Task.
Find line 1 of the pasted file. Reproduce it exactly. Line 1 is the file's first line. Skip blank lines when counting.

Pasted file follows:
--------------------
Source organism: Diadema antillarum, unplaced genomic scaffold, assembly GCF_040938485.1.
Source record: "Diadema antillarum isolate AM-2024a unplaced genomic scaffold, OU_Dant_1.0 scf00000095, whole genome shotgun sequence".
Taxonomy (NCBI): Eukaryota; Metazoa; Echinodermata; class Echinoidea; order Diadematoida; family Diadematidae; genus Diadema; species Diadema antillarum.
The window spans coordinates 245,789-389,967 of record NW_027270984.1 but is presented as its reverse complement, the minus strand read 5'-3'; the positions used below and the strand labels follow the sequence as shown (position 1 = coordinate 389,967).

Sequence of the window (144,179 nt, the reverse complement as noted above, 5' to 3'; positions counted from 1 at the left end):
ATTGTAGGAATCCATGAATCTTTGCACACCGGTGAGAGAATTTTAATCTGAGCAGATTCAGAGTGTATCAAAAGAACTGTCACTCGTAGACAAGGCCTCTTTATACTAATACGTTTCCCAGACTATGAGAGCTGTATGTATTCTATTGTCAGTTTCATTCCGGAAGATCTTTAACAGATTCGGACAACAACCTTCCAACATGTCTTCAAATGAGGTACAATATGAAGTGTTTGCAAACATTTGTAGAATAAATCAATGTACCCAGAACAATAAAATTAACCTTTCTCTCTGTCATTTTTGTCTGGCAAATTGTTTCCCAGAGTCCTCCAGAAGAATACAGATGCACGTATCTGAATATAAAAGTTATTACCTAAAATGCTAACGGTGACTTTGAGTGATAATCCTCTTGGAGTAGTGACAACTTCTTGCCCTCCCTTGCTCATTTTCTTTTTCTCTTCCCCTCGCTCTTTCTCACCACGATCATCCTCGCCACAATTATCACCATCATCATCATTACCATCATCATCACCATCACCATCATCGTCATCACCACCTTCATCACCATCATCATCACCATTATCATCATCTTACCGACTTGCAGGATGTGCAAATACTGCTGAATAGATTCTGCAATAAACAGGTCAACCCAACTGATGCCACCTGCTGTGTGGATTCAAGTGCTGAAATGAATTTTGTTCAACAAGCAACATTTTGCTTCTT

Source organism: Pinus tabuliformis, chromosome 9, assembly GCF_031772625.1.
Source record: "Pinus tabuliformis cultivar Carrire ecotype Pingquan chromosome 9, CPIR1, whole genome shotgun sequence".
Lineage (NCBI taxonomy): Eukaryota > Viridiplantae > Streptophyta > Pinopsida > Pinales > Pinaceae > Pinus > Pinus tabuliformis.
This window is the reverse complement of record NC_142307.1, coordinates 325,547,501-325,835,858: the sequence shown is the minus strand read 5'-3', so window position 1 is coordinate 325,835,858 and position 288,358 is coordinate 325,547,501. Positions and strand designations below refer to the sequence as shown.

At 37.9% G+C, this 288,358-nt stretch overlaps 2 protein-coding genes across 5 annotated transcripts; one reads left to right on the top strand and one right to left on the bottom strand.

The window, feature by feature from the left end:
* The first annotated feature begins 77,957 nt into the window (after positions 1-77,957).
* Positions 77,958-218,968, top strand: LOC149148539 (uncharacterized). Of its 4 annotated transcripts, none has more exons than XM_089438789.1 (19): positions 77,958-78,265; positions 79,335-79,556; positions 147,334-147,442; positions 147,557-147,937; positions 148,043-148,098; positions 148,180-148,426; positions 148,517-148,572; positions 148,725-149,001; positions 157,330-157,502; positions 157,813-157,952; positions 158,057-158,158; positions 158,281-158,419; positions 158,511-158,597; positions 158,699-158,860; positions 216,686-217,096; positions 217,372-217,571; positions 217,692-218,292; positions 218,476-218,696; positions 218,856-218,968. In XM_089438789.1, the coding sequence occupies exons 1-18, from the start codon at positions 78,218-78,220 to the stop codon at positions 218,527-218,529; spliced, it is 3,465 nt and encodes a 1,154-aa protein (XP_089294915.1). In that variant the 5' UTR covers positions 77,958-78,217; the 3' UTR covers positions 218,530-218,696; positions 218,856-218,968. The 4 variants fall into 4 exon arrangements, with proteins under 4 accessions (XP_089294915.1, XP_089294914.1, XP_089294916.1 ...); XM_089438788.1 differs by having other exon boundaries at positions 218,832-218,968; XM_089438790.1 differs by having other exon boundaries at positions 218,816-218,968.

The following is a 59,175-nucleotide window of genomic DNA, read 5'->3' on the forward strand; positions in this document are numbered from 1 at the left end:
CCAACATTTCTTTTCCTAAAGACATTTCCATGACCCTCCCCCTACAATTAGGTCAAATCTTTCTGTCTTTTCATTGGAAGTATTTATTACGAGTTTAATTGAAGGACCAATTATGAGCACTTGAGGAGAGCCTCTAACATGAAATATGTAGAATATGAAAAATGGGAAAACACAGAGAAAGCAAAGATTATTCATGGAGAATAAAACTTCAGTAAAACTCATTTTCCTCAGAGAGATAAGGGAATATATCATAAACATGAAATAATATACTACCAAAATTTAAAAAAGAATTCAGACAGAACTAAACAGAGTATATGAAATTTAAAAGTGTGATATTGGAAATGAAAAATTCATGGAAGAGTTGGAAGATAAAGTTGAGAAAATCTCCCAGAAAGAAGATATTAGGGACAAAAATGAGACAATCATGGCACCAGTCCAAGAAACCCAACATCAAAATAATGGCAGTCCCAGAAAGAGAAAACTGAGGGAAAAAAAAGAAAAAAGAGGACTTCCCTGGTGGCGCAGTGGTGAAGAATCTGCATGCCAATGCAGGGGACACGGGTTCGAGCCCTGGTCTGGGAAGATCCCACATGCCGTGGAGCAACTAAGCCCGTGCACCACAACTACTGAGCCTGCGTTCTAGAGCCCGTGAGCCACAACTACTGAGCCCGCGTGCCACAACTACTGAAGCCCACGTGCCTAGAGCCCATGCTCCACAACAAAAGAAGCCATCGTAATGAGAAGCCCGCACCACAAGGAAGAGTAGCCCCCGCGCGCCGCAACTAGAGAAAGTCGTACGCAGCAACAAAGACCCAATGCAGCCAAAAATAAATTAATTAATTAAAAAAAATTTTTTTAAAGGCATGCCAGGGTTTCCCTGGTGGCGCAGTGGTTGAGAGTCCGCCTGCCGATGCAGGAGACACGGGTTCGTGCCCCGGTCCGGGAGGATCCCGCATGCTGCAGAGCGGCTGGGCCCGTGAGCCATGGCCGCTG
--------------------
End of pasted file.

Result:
Source organism: Diadema antillarum, unplaced genomic scaffold, assembly GCF_040938485.1.